Early studies have shown unfavorable invasive hemodynamic measures such as increased pulmonary capillary wedge pressure and right atrial pressure in patients who later developed atrial fibrillation than in those who did not29,30 Signs and symptoms of heart failure are the most consistent finding in AMI patients who develop AF,2,31–33 suggesting that acute elevation of filling pressures may play a pathogenic role.
Experimental and clinical observations demonstrate that increasing atrial pressure and/or causing acute atrial dilatation may trigger AF. Increased atrial stretch induced by increased atrial pressure shortens atrial refractory period and greatly increases the vulnerability to AF.34,35 The phenomenon of mechanically induced electrical changes (mechanoelectric feedback) is thought to be mediated through stimulation of atrial stretch-activated ion channels which render the atria vulnerable to fibrillation.34,36,37 In animal models, AF has been shown to be easily inducible when intra-atrial pressure is raised acutely, presumably via the stretch-activated ion channels that are presentin cardiac tissue and are activated by increased intra atrial pressure.4,36–38 At the whole heart level, blockade of stretch-activated channels diminishes AF inducibility.36,37
Acute reduction of chronic atrial stretch in mitral stenosis results in favorable effects on atrial electrophysiological characteristics, and some of the stretch-induced electrophysiological changes were abolished immediately after percutaneous mitral balloon valvotomy, suggesting that relief of left atrial stretch underlies these changes.39–41
Acute atrial stretch may be relevant to AF episodes occurring during acute changes in hemodynamic conditions such as AMI and acute pulmonary embolism.42 In patients with AMI and concomitant acute decrease in left ventricular systolic function, the non-compliant left atrium imposes an acute increase in left atrial pressure that predisposes to AF.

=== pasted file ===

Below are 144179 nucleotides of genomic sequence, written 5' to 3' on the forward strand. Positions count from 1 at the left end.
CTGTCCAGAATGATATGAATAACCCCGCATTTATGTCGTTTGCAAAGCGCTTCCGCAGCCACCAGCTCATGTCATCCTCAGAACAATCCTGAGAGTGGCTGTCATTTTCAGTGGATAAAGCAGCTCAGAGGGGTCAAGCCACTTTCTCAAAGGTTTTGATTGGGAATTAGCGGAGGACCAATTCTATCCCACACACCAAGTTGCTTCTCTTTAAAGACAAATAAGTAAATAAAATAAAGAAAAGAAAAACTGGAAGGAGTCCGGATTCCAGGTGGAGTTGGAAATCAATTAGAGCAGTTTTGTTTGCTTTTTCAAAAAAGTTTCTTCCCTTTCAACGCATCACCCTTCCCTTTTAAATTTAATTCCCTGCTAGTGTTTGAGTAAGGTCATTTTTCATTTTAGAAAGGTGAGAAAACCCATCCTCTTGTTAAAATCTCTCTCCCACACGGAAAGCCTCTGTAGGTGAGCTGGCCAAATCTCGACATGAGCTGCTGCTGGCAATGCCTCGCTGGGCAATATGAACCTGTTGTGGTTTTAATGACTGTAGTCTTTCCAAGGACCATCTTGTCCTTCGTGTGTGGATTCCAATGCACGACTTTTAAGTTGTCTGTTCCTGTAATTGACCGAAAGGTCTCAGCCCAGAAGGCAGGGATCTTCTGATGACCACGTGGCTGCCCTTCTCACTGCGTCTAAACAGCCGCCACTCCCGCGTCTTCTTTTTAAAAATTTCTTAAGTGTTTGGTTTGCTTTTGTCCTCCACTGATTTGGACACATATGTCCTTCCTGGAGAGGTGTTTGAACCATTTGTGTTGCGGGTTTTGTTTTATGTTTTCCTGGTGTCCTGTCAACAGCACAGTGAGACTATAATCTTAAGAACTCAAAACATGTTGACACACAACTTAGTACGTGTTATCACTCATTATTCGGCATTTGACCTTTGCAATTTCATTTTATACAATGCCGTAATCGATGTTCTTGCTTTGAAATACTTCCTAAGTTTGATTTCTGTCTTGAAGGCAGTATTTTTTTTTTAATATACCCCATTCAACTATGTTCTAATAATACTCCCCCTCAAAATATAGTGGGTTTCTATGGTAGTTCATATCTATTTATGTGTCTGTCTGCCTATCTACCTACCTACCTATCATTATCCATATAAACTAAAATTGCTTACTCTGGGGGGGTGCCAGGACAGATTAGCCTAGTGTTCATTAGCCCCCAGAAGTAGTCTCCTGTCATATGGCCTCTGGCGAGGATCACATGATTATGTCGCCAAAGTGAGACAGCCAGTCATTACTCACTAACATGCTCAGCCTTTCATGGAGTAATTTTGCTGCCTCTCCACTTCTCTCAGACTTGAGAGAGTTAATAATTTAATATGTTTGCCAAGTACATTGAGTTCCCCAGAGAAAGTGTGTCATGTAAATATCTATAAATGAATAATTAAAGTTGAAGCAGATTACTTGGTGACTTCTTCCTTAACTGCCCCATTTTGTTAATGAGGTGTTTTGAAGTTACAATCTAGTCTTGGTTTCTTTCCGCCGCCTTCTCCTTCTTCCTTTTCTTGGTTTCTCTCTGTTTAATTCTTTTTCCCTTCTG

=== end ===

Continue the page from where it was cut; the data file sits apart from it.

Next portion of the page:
Furthermore, in the setting of AMI, incident AF increases markedly with associated complications that result in increased atrial pressures such as functional mitral regurgitation43 or severe diastolic dysfunction.44
Prognostic Significance of Atrial Fibrillation Complicating Acute AMI
The development during hospitalization for AMI has been associated with increased risk of mortality, heart failure and stroke in multiple studies.1,45–47The majority of studies have found that AF is an independent predictor of inpatient and longer-term all-cause mortality.1,45–47 Several mechanisms have been proposed to explain association between increased all-cause mortality post-AMI in patients who have had AF during the acute event. These include adverse hemodynamic effects due to loss of atrial contraction, rapid ventricular rates, loss of atrioventricular synchrony, irregular RR interval and promoting ischemia and development of heart failure.48–52